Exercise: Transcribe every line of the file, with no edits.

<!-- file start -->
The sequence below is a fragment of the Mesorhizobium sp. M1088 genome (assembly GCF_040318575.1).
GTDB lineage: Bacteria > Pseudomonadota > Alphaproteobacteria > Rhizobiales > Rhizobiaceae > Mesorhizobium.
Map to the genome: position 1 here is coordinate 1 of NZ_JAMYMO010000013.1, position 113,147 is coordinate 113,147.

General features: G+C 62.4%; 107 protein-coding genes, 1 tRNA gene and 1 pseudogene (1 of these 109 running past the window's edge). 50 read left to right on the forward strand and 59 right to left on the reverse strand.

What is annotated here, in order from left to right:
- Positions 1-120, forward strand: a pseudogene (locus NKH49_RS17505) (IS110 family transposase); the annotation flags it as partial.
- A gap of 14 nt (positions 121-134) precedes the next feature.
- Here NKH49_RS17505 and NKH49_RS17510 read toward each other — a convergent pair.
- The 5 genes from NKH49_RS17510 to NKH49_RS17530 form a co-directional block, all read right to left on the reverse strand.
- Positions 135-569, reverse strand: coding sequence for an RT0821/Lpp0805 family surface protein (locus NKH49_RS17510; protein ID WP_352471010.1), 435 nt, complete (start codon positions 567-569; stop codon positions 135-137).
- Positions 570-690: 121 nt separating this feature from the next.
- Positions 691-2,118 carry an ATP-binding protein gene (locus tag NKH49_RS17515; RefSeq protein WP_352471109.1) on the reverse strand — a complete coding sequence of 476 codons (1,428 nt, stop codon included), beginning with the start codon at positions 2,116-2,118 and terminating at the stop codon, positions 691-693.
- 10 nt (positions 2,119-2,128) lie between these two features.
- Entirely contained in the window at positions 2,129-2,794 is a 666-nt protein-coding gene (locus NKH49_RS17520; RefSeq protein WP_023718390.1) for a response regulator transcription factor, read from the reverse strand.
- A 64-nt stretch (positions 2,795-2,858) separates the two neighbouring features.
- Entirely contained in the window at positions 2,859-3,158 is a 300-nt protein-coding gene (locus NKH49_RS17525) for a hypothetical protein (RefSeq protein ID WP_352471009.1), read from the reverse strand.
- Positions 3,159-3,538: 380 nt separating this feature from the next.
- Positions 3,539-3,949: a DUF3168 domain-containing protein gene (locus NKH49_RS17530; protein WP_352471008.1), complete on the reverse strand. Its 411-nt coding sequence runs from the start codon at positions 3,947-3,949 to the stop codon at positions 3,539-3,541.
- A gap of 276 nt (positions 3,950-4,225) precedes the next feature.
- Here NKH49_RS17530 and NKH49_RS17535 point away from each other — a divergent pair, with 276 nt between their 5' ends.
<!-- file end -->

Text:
The sequence below is a fragment of the Mesorhizobium sp. M1088 genome (assembly GCF_040318575.1).
GTDB lineage: Bacteria > Pseudomonadota > Alphaproteobacteria > Rhizobiales > Rhizobiaceae > Mesorhizobium.
Map to the genome: position 1 here is coordinate 1 of NZ_JAMYMO010000013.1, position 113,147 is coordinate 113,147.

General features: G+C 62.4%; 107 protein-coding genes, 1 tRNA gene and 1 pseudogene (1 of these 109 running past the window's edge). 50 read left to right on the forward strand and 59 right to left on the reverse strand.

What is annotated here, in order from left to right:
- Positions 1-120, forward strand: a pseudogene (locus NKH49_RS17505) (IS110 family transposase); the annotation flags it as partial.
- A gap of 14 nt (positions 121-134) precedes the next feature.
- Here NKH49_RS17505 and NKH49_RS17510 read toward each other — a convergent pair.
- The 5 genes from NKH49_RS17510 to NKH49_RS17530 form a co-directional block, all read right to left on the reverse strand.
- Positions 135-569, reverse strand: coding sequence for an RT0821/Lpp0805 family surface protein (locus NKH49_RS17510; protein ID WP_352471010.1), 435 nt, complete (start codon positions 567-569; stop codon positions 135-137).
- Positions 570-690: 121 nt separating this feature from the next.
- Positions 691-2,118 carry an ATP-binding protein gene (locus tag NKH49_RS17515; RefSeq protein WP_352471109.1) on the reverse strand — a complete coding sequence of 476 codons (1,428 nt, stop codon included), beginning with the start codon at positions 2,116-2,118 and terminating at the stop codon, positions 691-693.
- 10 nt (positions 2,119-2,128) lie between these two features.
- Entirely contained in the window at positions 2,129-2,794 is a 666-nt protein-coding gene (locus NKH49_RS17520; RefSeq protein WP_023718390.1) for a response regulator transcription factor, read from the reverse strand.
- A 64-nt stretch (positions 2,795-2,858) separates the two neighbouring features.
- Entirely contained in the window at positions 2,859-3,158 is a 300-nt protein-coding gene (locus NKH49_RS17525) for a hypothetical protein (RefSeq protein ID WP_352471009.1), read from the reverse strand.
- Positions 3,159-3,538: 380 nt separating this feature from the next.
- Positions 3,539-3,949: a DUF3168 domain-containing protein gene (locus NKH49_RS17530; protein WP_352471008.1), complete on the reverse strand. Its 411-nt coding sequence runs from the start codon at positions 3,947-3,949 to the stop codon at positions 3,539-3,541.
- A gap of 276 nt (positions 3,950-4,225) precedes the next feature.
- Here NKH49_RS17530 and NKH49_RS17535 point away from each other — a divergent pair, with 276 nt between their 5' ends.